Skip to main content

Snuck vs. Sneaked

"Sneaked" versus "snuck" is one of those classic grammarian conundrums that you'll hear word enthusiasts debate all the time. Here's a simple explanation to make sure you're using the right word.
Snuck vs. Sneaked

Q: I say "snuck" all the time (as in, "I snuck some cookies before dinner"), but my grandma is always telling me "snuck" isn't a word and I should be saying "sneaked." I've never heard anyone (other than her) use the word "sneaked." Is she right? –Anonymous

A: "Sneaked" versus "snuck" is one of those classic grammarian conundrums that you'll hear word enthusiasts debate all the time. Many people (including my sister) will say "snuck" without even slight hesitation, while supporters of "sneaked" (like me) will adamantly throw red flags on them, calling them out for improper use of our fine English language. But do we who say "sneaked" really have a case against the "snuck-ers" of the world?

(Grammar Rules for Writers)

Twenty years ago, maybe. Today, probably not.

"Sneaked" is the standard past tense and past participle form of "sneak." Last night I sneaked into the movie theater. Unfortunately, the ticket taker sneaked in right behind me and tossed me out on my rear. What this means is that "sneaked" has always been accepted as the past tense of "sneak." So if you use it, you will be abiding by the long-time language rules preached by most of our high school English teachers.

Of course, the rules of the English language are always evolving, and "snuck" has sneaked its way into our American lexicon. It's considered the nonstandard past tense—basically meaning that "sneaked" is the preferred word-choice, but "snuck" is also acceptable. (English teachers across the nation just united against me—though if any start a "We Support Sneaked" Facebook page, I promise I'll join.) I snuck into the meeting a few minutes late hoping no one would notice. The next week, my boss snuck a few dollars out of my paycheck. Even Merriam-Webster, who calls itself "America's foremost publisher of language-related reference works," doesn't make the distinction in its online definition and fully recognizes "snuck" as a past tense and past participle of "sneak."

In another 10-to-20 years, "snuck" may even become the preferred past tense form of "sneak"—who knows? But until then, I suggest using "sneaked." It will not only make you sound smarter, but it'll also keep the English teachers from hunting me down like a movie-theater ticket-taker.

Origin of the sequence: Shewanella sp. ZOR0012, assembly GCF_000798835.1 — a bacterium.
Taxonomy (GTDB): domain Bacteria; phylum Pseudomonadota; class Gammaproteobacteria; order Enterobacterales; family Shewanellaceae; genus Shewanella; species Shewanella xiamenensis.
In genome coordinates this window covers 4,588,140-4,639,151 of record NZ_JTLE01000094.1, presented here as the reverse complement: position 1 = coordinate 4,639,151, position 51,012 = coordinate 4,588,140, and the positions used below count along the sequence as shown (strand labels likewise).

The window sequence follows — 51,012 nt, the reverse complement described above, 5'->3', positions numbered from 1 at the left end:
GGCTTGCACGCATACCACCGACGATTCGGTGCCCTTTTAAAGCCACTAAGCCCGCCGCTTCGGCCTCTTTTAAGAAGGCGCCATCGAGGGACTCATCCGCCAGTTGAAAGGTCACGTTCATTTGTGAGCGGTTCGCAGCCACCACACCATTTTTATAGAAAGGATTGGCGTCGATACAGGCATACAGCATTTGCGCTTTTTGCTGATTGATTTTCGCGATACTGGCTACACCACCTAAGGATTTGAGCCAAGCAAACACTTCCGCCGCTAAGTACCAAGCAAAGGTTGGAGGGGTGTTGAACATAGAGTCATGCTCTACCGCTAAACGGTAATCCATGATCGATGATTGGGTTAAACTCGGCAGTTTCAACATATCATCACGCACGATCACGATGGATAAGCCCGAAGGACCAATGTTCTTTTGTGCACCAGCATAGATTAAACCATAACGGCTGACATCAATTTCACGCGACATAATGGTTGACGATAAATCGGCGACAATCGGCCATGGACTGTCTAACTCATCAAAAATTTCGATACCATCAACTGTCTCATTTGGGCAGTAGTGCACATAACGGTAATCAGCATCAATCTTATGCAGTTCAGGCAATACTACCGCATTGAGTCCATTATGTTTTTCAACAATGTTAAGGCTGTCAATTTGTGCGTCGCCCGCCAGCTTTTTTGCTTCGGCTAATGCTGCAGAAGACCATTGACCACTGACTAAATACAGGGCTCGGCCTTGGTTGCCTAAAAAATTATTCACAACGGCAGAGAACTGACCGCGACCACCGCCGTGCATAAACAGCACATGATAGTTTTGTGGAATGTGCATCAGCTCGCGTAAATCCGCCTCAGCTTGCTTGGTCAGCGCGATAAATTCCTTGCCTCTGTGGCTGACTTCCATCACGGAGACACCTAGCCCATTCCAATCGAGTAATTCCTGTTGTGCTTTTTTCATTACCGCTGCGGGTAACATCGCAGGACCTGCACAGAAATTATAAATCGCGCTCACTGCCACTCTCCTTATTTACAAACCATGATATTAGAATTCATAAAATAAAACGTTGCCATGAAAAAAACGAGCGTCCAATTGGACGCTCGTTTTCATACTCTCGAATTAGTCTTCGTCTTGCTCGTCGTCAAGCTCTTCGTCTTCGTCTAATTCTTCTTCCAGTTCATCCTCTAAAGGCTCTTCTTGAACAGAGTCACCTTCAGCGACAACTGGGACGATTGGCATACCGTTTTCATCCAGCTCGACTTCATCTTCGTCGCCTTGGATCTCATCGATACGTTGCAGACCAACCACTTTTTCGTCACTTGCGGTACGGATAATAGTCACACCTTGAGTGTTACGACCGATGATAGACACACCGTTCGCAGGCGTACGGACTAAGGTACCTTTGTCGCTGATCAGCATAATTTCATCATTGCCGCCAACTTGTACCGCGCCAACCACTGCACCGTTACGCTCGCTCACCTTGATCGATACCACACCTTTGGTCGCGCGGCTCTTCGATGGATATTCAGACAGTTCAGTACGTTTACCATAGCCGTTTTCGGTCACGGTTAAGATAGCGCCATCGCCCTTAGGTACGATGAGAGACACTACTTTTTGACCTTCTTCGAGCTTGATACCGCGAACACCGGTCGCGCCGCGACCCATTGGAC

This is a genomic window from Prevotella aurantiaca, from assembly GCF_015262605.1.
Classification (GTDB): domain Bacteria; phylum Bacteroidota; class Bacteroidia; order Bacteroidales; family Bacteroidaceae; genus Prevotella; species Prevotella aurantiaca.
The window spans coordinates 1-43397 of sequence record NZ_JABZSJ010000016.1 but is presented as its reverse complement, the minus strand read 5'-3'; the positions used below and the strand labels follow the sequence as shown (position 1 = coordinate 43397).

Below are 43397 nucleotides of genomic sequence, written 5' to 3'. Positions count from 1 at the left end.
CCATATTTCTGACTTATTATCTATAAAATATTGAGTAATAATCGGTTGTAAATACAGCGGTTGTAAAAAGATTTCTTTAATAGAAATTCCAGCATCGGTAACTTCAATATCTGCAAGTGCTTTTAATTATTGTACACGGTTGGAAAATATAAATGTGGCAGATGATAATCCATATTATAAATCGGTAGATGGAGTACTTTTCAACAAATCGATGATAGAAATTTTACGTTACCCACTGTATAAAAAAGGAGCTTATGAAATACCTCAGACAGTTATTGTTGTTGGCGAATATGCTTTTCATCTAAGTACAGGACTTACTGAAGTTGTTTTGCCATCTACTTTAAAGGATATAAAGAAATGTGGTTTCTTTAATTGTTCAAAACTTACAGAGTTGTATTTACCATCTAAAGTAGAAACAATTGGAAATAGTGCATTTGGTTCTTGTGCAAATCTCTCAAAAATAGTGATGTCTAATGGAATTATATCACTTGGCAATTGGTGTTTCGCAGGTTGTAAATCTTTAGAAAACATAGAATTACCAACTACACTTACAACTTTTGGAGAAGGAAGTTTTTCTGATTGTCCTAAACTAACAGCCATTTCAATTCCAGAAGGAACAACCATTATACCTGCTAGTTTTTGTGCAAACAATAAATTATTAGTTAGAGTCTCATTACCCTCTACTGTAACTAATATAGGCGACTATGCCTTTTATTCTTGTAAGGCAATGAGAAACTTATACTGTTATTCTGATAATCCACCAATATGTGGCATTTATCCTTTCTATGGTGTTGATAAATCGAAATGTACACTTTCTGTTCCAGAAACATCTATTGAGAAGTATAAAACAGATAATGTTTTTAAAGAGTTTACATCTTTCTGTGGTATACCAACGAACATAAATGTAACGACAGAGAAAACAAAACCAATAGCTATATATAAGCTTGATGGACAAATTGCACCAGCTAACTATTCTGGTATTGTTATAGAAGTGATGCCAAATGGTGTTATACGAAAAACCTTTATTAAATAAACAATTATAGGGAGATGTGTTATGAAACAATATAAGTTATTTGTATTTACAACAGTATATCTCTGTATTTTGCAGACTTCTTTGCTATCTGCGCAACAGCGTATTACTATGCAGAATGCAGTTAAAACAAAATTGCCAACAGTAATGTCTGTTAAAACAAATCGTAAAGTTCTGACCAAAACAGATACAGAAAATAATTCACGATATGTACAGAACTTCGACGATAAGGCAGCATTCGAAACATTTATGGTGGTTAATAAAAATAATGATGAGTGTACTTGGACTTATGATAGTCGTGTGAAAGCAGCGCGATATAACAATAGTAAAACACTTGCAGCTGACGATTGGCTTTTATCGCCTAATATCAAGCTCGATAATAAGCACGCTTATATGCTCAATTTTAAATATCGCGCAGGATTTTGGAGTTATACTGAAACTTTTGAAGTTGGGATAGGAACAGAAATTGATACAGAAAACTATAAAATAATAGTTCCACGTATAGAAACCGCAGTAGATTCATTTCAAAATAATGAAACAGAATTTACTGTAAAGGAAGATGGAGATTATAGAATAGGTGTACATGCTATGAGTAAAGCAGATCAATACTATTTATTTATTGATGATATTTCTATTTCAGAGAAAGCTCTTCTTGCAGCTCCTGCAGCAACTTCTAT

Grammar and Mechanics

Do you remember the difference between the 8 parts of speech and how to use them? Are you comfortable with punctuation and mechanics? No matter what type of writing you do, mastering the fundamentals of grammar and mechanics is an important first step to having a successful writing career.

Click to continue.

Good Samaritan or Bystander?

Good Samaritan or Simply Bystander?

Every writer needs a little inspiration once in a while. For today's prompt, your character witnesses something bad happening—will they intervene?

Lygia Day Peñaflor: On Writing Unconventional Villains

Lygia Day Peñaflor: On Writing Unconventional Villains

Author Lygia Day Peñaflor discusses the high school experience that inspired her new YA psychological drama, Creep: A Love Story.

Writing Doesn't Have to Be Lonely: 5 Benefits of Joining a Writing Organization

Writing Doesn't Have to Be Lonely: 5 Benefits of Joining a Writing Organization

Author and Sisters in Crime Vice President Jennifer J. Chow reflects on 35 years of the women's crime writer's organization and the five benefits of joining a writing organization—even if you're an introvert.

5 Tips for Forming Your Own Distinct Voice (and Why That’s Important)

5 Tips for Forming Your Own Distinct Voice (and Why That’s Important)

While emulating authors you love is a natural starting point, finding your own voice in storytelling is paramount to your success. Author Ronald Kelly shares 5 tips for forming your own writing voice.

From Script

Keeping the Emotion of the True Story (From Script)

In this week’s round up brought to us by Script magazine, Barri Evins offers writers invaluable pointers on navigating the pitfalls, as well as capturing the potential of the true story, peppered with lots of real-life examples.

Sarah Bonner: On a Rom-Com Becoming a Psychological Thriller

Sarah Bonner: On a Rom-Com Becoming a Psychological Thriller

Author Sarah Bonner discusses how she started her debut novel as short story before it became the psychological thriller, Her Perfect Twin.

Kerri Maniscalco: On Big Reveals in Fantasy Fiction

Kerri Maniscalco: On Big Reveals in Fantasy Fiction

New York Times bestselling author Kerri Maniscalco discusses the satisfaction in finishing a series with her new fantasy novel, Kingdom of the Feared.

writer's digest wd presents

WD Presents: A New Podcast Episode, Novel Conference Registration, and More!

This week, we're excited to announce a new podcast episode about literary agents, Novel Conference registration reminder, and more!

5 Tips on How To Write Fast—And Well!

5 Tips on How To Write Fast—And Well!

Who says your first drafts can’t be completed manuscripts? Author Kate Hewitt lays out 5 tips on how to write fast and well.